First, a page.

Steamboat vs. Savage. Austin vs. Hart. HBK vs. The Undertaker.
Three great feuds that inspired several classic matches on the grandest stage of them all. For 30 years, WrestleMania has showcased some of the greatest one-on-one encounters in the history of professional wrestling, memorable battles that have lived on beyond their original pay-per-view airings.
Sadly, not every match in its history has gone so smoothly. Throughout the decades, the Showcase of the Immortals has had its fair share of athletic fumbles, ill-fated encounters that suffered from bad bookings, missed spots, heatless programs & indifferent, apathetic superstars.
Here are 9 such examples presented in chronological order:
1. Mr. T “boxing” Rowdy Roddy Piper (WrestleMania 2)
The main event of the Long Island, New York portion of the second WrestleMania was a return match of sorts between two of the participants in the main event of the original WrestleMania. In 1985, Rowdy Roddy Piper teamed with “Mr. Wonderful” Paul Orndorff to face Hulk Hogan & A-Team star Mr. T. Hogan & T got the win in a fun, entertaining tag match which helped begin the WWF’s launch beyond its then-territorial boundaries. The following year, for some reason, Piper & T were booked in a “boxing” match for WM 2. (Of course, T played Clubber Lang in Rocky III but still.)
The renewed rivalry began in February 1986 when Piper’s bodyguard “Cowboy” Bob Orton suddenly decided he wanted to box. On his behalf, Piper challenged anyone to be his opponent. Thanks to Hogan outsmarting Hot Rod during a Piper’s Pit segment Mr. T was one of two men who accepted. (Jose Luis Rivera was the first. He lost.) The result was a briefly worked match on Saturday Night’s Main Event which ended after 2 rounds. T won when Orton was knocked out of the ring. (Yes, he won by count-out.)
After the match, Hot Rod kneed him from behind and with Orton now back in the ring holding him down, Piper whipped T with his own belt. On a different Piper’s Pit during a weekly TV taping, Piper & Orton gave T’s friend, The Haiti Kid (a little person), an unwanted Mohawk haircut as a “tribute” to him. Then, during a pre-taped segment on another weekly broadcast, Piper visited “the A-Team set” where T had to be held back by his entourage after Hot Rod repeatedly insulted him.
Piper & T didn’t have to fake their intense hatred for each other. It was very real. So, why were they stuck in a contrived boxing match where both men were booked to routinely pull their punches? Wouldn’t a true contest have made more sense and been far more engrossing than a storytelling exhibition?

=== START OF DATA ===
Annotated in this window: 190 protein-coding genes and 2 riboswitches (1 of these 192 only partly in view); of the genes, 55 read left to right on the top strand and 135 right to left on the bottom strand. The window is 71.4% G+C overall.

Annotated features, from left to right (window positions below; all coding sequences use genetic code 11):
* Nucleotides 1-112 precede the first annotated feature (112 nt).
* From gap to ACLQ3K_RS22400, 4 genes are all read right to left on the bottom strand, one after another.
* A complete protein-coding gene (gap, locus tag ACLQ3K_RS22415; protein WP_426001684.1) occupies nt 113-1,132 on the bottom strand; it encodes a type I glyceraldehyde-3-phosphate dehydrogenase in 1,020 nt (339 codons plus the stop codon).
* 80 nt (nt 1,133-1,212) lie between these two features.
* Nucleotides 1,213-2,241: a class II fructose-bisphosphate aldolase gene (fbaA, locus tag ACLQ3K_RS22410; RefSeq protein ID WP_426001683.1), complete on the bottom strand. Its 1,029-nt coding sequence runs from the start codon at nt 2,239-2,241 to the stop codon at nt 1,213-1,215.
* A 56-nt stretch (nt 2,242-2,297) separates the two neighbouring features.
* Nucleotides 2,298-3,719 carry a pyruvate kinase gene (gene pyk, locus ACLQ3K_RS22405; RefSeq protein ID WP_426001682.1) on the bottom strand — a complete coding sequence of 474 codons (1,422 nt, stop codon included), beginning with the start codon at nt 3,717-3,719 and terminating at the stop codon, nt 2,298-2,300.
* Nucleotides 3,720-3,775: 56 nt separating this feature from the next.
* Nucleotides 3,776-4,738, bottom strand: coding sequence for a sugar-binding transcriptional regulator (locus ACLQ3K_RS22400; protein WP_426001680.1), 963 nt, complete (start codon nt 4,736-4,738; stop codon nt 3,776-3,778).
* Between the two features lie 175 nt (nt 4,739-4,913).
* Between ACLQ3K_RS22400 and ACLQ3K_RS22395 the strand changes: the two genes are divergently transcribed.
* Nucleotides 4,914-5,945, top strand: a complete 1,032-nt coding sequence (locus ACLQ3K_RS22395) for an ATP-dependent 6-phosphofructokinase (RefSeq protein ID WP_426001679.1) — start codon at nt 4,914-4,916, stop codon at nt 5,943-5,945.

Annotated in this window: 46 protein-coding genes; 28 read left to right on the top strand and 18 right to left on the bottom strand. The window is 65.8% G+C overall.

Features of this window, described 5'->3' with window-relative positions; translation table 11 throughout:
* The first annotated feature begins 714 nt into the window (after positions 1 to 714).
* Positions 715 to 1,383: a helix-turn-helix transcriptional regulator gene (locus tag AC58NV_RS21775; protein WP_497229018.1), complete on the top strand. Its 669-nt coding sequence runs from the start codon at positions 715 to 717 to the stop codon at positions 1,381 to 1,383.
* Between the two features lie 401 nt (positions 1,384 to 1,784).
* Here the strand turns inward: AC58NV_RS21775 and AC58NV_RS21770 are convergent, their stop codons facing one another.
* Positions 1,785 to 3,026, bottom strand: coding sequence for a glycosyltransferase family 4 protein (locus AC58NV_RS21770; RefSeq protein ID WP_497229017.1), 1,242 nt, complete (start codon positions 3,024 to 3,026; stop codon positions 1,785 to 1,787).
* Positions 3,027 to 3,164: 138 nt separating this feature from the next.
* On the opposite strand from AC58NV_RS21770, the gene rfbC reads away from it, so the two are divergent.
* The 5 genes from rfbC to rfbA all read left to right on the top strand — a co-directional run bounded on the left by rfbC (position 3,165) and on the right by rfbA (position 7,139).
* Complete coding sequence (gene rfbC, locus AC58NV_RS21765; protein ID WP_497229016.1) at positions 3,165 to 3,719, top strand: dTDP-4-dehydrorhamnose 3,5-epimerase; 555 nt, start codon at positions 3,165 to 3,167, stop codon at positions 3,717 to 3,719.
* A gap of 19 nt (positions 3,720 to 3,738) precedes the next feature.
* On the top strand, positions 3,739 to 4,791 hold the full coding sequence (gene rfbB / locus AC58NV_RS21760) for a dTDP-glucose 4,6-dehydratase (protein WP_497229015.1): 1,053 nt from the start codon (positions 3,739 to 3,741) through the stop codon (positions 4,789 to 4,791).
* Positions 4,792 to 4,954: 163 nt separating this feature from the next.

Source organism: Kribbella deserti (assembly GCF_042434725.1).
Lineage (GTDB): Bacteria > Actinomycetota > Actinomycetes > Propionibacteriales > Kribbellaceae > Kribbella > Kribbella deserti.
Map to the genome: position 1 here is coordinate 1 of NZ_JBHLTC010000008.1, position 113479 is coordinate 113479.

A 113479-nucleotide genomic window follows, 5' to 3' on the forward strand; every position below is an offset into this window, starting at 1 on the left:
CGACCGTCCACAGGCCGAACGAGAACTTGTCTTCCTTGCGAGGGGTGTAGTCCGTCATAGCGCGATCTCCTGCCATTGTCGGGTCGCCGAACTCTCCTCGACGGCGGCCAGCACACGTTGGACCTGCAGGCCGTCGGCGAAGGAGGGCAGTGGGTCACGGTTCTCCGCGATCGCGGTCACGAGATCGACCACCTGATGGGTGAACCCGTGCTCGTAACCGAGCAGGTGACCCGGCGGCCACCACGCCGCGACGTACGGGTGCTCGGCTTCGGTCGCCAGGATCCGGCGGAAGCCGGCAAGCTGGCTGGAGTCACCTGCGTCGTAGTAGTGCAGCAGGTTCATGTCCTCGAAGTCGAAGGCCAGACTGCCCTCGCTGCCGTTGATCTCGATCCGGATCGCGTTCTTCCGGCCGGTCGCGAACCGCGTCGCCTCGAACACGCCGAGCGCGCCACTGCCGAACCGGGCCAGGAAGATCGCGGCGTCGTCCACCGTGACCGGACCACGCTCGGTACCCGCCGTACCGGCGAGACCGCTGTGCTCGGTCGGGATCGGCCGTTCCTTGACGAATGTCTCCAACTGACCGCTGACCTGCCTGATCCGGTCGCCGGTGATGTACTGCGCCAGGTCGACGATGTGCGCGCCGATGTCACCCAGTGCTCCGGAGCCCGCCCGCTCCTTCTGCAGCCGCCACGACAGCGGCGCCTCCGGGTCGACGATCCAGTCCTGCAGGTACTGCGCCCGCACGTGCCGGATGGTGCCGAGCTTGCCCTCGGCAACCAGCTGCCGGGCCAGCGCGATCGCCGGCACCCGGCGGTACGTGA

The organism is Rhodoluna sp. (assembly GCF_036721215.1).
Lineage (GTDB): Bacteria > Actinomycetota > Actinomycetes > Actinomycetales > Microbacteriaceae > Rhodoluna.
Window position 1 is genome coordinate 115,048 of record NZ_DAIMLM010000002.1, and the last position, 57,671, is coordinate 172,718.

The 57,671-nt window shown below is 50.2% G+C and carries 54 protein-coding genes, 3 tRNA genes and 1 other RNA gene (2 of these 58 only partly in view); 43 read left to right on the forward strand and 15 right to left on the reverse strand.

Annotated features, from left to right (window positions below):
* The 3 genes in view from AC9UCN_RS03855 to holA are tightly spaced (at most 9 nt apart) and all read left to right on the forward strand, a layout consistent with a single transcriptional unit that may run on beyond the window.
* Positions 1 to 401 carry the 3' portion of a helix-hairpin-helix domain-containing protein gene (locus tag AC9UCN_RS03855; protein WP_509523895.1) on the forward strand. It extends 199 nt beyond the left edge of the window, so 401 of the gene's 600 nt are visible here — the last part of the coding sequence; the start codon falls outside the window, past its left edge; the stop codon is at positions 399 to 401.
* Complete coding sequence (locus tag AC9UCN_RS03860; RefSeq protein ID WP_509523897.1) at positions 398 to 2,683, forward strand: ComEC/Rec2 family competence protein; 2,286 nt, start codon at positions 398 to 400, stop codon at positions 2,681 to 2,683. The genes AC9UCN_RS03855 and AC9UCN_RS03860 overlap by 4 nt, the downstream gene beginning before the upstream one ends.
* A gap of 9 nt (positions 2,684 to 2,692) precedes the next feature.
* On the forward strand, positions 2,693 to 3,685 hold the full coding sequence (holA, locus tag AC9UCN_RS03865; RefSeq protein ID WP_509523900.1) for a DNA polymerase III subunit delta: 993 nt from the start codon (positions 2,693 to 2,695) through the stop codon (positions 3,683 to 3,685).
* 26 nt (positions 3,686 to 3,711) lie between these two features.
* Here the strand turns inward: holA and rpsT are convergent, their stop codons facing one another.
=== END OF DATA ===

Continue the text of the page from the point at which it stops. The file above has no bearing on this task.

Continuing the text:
At any event, by today’s standards, the actual four-round match was a disappointing disaster. No devastating punches were ever thrown. Late in the bout, T was supposed to nail Piper with a roundhouse which would knock him right out of the ring. Unfortunately, when he threw the punch, T came nowhere near Hot Rod’s face who overcompensated by overselling the miss. When an enraged Piper returned to the ring, he threw his corner stool as hard as he could at a puzzled T. The match ended when Piper bodyslammed T, causing a DQ.
How badly did the Nassau Coliseum react to the match after it ended? They chanted “Roddy! Roddy!” as Piper & Orton left the ring. That’s right. They rooted for the villain who lost. After a brief hiatus, Piper would begin his first of many short-term babyface runs. Despite a short return as a referee “enforcer” in 1989, T would never work a WWE match again. On the plus side, he did get inducted into the WWE Hall Of Fame.
2. Hulk Hogan vs. Sgt. Slaughter (WrestleMania 7)
The Ultimate Warrior was supposed to be the man, the top babyface in the WWF. After getting the ultimate push, a world title victory over Hulk Hogan at WrestleMania VI no less, the plan was for him to have a long title reign.
But Warrior was no Hogan. And so, at the 1991 Royal Rumble, after just 9 months as champion, the villainous Sgt. Slaughter dethroned him, thanks to the constant interference of Macho King Randy Savage & Sensational Queen Sherri.